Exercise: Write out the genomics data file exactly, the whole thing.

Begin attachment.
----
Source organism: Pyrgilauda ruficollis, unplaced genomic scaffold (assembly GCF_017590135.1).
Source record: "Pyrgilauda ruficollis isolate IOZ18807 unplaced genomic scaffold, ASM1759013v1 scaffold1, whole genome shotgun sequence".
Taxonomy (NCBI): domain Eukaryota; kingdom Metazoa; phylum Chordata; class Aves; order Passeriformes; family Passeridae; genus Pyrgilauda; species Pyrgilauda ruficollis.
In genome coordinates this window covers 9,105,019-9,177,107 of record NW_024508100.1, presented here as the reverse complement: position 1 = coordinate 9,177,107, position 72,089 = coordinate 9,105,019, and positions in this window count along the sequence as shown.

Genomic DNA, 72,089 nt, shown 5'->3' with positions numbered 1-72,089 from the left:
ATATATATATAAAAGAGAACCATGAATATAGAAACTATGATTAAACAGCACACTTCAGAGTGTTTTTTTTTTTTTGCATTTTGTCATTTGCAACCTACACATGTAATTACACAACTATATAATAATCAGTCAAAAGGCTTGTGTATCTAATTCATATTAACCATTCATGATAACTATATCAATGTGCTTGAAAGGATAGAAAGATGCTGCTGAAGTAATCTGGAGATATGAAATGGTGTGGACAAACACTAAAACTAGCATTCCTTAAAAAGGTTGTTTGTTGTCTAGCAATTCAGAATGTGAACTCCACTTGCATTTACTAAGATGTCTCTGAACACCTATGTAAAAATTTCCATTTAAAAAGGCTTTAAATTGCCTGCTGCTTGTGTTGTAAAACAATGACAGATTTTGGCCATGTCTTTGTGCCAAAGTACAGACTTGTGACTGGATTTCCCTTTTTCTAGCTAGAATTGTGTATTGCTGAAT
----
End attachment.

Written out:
Source organism: Pyrgilauda ruficollis, unplaced genomic scaffold (assembly GCF_017590135.1).
Source record: "Pyrgilauda ruficollis isolate IOZ18807 unplaced genomic scaffold, ASM1759013v1 scaffold1, whole genome shotgun sequence".
Taxonomy (NCBI): domain Eukaryota; kingdom Metazoa; phylum Chordata; class Aves; order Passeriformes; family Passeridae; genus Pyrgilauda; species Pyrgilauda ruficollis.
In genome coordinates this window covers 9,105,019-9,177,107 of record NW_024508100.1, presented here as the reverse complement: position 1 = coordinate 9,177,107, position 72,089 = coordinate 9,105,019, and positions in this window count along the sequence as shown.

Genomic DNA, 72,089 nt, shown 5'->3' with positions numbered 1-72,089 from the left:
ATATATATATAAAAGAGAACCATGAATATAGAAACTATGATTAAACAGCACACTTCAGAGTGTTTTTTTTTTTTTGCATTTTGTCATTTGCAACCTACACATGTAATTACACAACTATATAATAATCAGTCAAAAGGCTTGTGTATCTAATTCATATTAACCATTCATGATAACTATATCAATGTGCTTGAAAGGATAGAAAGATGCTGCTGAAGTAATCTGGAGATATGAAATGGTGTGGACAAACACTAAAACTAGCATTCCTTAAAAAGGTTGTTTGTTGTCTAGCAATTCAGAATGTGAACTCCACTTGCATTTACTAAGATGTCTCTGAACACCTATGTAAAAATTTCCATTTAAAAAGGCTTTAAATTGCCTGCTGCTTGTGTTGTAAAACAATGACAGATTTTGGCCATGTCTTTGTGCCAAAGTACAGACTTGTGACTGGATTTCCCTTTTTCTAGCTAGAATTGTGTATTGCTGAAT